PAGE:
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<span class="articleLocation”>Chinese telecom equipment maker ZTE Corp is nearing an agreement to plead guilty to
U.S. criminal charges and pay hundreds of millions of dollars in
penalties over allegations it violated U.S. laws that restrict
sale of U.S. technology to Iran, a person familiar with the
The company has not yet signed a deal with the Department of
Commerce, the Department of Justice and the Department of
Treasury, cautioned the person, who declined to speak on the
record because the negotiations are not public.
Others noted that with a new U.S. administration prompting
changes in personnel at government departments, a final deal may
be delayed or even scuttled.
But ZTE is expected to plead guilty to conspiring to violate
the International Emergency Economic Powers Act, among other
charges, the source said, and pay penalties in the hundreds of
A ZTE spokesman did not respond to requests for comment. Nor
did a spokesman for the U.S. Department of Commerce. Spokesmen
for the U.S. Department of Justice and U.S. Department of
Treasury declined to comment.
An agreement would cap a year of uncertainty for the
Shenzhen-based company, which was placed on a list of entities
March 2016 that U.S. suppliers could not work with without a
license. ZTE acted contrary to U.S. national security or foreign
policy interests, the Commerce Department said at the time.
One of the world’s biggest telecommunications gear makers
and the No. 4 smartphone vendor in the United States, ZTE sells
handset devices to U.S. mobile carriers AT&T Inc, T-Mobile
US Inc and Sprint Corp. It relies on U.S.
companies including Qualcomm, Microsoft and
Intel for components.
The listing could have severely disrupted the company’s
supply chain, but the Commerce Department granted ZTE a
temporary license so U.S. companies could continue to do
business with the Chinese firm while it cooperated with the
The temporary license was extended several times, with the
latest reprieve expiring on March 29.
The last extension, a ZTE spokesman told Reuters in an email
last week, was “a sign of the progress” made.
ZTE was working with the U.S. government “toward permanent
removal from the Entity List,” the company spokesman said at
that time, and under new leadership was conducting business in a
way that “meets and exceeds export compliance standards.”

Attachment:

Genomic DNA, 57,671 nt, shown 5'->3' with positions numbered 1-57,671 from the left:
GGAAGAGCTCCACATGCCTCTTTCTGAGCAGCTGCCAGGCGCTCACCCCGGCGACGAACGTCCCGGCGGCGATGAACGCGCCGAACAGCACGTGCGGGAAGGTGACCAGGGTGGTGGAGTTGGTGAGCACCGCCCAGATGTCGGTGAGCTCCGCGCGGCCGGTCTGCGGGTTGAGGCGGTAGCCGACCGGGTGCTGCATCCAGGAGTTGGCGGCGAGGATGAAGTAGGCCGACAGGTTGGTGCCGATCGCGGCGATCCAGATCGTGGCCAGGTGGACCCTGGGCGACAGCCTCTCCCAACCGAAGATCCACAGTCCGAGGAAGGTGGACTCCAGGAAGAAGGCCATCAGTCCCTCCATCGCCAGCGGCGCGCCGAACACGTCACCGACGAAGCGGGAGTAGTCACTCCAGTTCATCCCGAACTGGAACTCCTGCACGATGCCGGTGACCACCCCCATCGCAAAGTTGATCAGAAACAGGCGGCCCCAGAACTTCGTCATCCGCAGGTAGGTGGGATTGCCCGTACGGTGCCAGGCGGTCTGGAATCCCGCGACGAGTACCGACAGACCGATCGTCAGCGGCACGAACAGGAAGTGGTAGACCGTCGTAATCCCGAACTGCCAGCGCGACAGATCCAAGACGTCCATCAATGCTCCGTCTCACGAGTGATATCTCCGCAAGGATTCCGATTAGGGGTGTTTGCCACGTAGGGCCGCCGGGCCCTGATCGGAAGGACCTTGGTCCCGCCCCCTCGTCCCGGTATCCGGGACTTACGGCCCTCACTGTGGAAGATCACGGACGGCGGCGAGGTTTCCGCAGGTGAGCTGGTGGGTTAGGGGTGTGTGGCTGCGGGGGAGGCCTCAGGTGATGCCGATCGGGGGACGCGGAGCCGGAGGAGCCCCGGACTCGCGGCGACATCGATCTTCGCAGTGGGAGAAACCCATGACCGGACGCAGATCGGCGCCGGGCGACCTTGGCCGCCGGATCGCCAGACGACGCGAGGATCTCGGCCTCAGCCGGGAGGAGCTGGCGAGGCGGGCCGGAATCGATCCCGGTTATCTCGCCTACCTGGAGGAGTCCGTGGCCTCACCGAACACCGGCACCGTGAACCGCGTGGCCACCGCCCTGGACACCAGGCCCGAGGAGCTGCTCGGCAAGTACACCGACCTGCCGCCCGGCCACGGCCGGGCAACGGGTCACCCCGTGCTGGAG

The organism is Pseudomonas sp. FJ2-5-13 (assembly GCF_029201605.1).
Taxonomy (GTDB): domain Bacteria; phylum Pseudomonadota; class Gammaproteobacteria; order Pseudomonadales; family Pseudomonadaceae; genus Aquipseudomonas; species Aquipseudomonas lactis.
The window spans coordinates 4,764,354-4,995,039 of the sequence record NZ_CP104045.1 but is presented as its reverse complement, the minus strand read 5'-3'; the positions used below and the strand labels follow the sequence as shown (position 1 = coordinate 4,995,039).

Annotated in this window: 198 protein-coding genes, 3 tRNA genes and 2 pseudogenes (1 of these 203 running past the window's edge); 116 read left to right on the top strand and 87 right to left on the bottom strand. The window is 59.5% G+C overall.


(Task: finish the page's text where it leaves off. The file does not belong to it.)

The spokesman’s comments followed a Feb. 14 filing by ZTE to
the Shenzhen Stock Exchange. The ZTE filing said it was
negotiating with the U.S. Commerce, Treasury and Justice
departments to conclude the investigation.
ZTE said that the outcome remained uncertain, but that it
would likely have a material impact on its financials. ZTE has
annual sales of more than $15 billion.
SCRUTINY CAN MEAN COMFORT
The implications of a guilty plea are unclear. Experts said
it can result in a denial order, which imposes a complete bar on
the receipt of U.S. origin goods and technology. But, as part of
a settlement, the order could be suspended for years.
Typically, the reputational taint of a guilty plea on U.S.
suppliers or customers would be limited in duration, according
to Washington attorney Douglas Jacobson, an export controls and
“In fact, a company that has faced the type of scrutiny that
ZTE has … actually gives U.S. suppliers and customers a
greater degree of comfort that they will be a compliant company
in the future,” said Jacobson, who represents some U.S.
suppliers to ZTE.
The Commerce Department released alleged internal documents
last year, showing senior ZTE executives instructing the company
to carry out a project for dodging export controls in Iran,
North Korea, Syria, Sudan and Cuba.
ZTE replaced the senior executives allegedly involved,
including naming a new president, and also appointed a new,
U.S.-based chief export compliance officer. The Shenzhen-based
company has a U.S. subsidiary in Richardson, Texas.
A settlement also would likely include the imposition of a
compliance monitor, experts have told Reuters.
The uncertainty has already weighed on ZTE’s business. In
January, company sources told Reuters that the equipment maker
was cutting about 3,000 jobs, or 5 percent of its 60,000 global
The Commerce Department investigation followed reports by
Reuters in 2012 that the company had signed contracts to ship
millions of dollars worth of hardware and software from some of
America’s best-known technology companies to Iran’s largest
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